By David Fikes, Executive Director, FMI Foundation
Juneteenth is an annual remembrance celebrating the emancipation of African Americans from slavery in the U.S. It is celebrated on June 19th because on that date in 1865, Major General Gordan Grange lead his troop of roughly 2,000 union soldiers into Galveston, Texas, and read a public statement, declaring, “The people of Texas are informed that, in accordance with a proclamation from the Executive of the United States, all slaves are free.” The Emancipation Act had been in effect since January 1, 1863, but more than 250,000 slaves in Texas had not yet received the news that they were free. For over a century and half, Juneteenth Day has been an important date largely celebrated in African American communities to pay homage to their history and celebrate Black culture. Sometimes called Emancipation Day, over the years it has gained momentum, first, as numerous states added it to their list of holiday observances and then, last year, Juneteenth was legally declared a federal holiday.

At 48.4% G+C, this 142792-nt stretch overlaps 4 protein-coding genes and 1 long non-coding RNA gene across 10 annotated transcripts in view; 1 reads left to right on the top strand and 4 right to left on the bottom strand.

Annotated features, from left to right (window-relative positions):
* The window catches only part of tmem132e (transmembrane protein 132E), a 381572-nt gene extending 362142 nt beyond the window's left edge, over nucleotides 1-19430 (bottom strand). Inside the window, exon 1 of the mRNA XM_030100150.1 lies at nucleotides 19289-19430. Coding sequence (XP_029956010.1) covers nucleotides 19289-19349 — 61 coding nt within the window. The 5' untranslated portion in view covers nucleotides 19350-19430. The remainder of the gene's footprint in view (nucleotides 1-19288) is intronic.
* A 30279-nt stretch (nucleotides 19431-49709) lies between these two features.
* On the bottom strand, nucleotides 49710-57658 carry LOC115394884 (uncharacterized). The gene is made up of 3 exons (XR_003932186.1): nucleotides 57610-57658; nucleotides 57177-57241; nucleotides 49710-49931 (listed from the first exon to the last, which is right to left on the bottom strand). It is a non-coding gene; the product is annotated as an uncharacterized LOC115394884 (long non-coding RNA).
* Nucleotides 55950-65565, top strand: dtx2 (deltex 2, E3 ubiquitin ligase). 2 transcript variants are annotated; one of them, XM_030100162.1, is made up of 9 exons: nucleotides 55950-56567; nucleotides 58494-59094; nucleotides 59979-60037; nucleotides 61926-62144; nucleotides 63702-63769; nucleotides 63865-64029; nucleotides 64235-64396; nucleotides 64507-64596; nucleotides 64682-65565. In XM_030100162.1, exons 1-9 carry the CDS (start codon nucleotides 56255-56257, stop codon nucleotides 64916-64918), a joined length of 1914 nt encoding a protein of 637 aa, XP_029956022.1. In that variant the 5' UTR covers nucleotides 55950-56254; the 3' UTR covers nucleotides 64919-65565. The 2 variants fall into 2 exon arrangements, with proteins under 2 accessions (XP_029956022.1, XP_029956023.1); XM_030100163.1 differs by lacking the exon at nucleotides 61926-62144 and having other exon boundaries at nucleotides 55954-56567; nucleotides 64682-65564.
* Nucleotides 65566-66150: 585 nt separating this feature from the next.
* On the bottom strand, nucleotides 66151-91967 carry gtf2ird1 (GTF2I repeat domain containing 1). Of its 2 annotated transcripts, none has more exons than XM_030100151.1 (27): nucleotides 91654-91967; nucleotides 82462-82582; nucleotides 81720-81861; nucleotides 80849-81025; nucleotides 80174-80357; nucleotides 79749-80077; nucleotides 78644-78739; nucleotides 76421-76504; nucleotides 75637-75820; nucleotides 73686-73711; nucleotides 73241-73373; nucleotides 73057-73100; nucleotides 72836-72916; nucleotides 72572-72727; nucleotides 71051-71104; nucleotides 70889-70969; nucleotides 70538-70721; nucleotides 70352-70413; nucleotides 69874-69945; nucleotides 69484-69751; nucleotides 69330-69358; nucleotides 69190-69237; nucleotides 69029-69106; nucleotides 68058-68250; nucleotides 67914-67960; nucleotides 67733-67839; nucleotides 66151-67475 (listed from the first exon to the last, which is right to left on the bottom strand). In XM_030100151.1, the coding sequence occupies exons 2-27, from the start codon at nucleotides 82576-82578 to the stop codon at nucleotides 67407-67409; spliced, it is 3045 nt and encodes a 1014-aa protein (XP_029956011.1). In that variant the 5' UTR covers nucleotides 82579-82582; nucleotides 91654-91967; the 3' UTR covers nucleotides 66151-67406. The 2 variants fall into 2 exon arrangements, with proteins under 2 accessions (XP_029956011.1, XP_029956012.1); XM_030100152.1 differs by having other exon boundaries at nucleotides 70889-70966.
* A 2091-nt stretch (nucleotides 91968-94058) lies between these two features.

The issue of slavery and its contribution to the residual racism remaining in the U.S. is a very touchy subject. It sparks anger in some, shame in others, and frustration in most. It is an embarrassing, but a very real part of American history. To avoid acknowledging it is to denigrate the pain and injustice suffered by the enslaved and to ignore our fundamental failure as a nation to achieve the espoused self-evident ideals on which our country was founded.
I am a firm believer that you can’t heal something you can’t name, and you can’t do better without first acknowledging your failures. Juneteenth affords us all an opportunity to face up to an embarrassing issue and acknowledge the need to find more effective means of addressing it. If we needed a reminder that racism remains one of America’s critical flaws then the recent senseless murder of 10 Black grocery shoppers in Buffalo, New York, provided a grim and tragic reminder that this blight remains. The need to address it is urgent.
FMI continues to partner with the Center for Food Integrity in offering a series of Digital Dialogues – virtual opportunities for the food industry to engage in serious, constructive conversation about issues of racial justice and the different ways they surface in the various links in the food chain. The next two digital dialogues are scheduled for August 2 at 2:00 pm EST and August 25 at 2:00 pm EST. Registration information will be forthcoming. I invite you make a Juneteenth commitment to be a part of these discussions so we can name the problem and begin taking action to remedy it.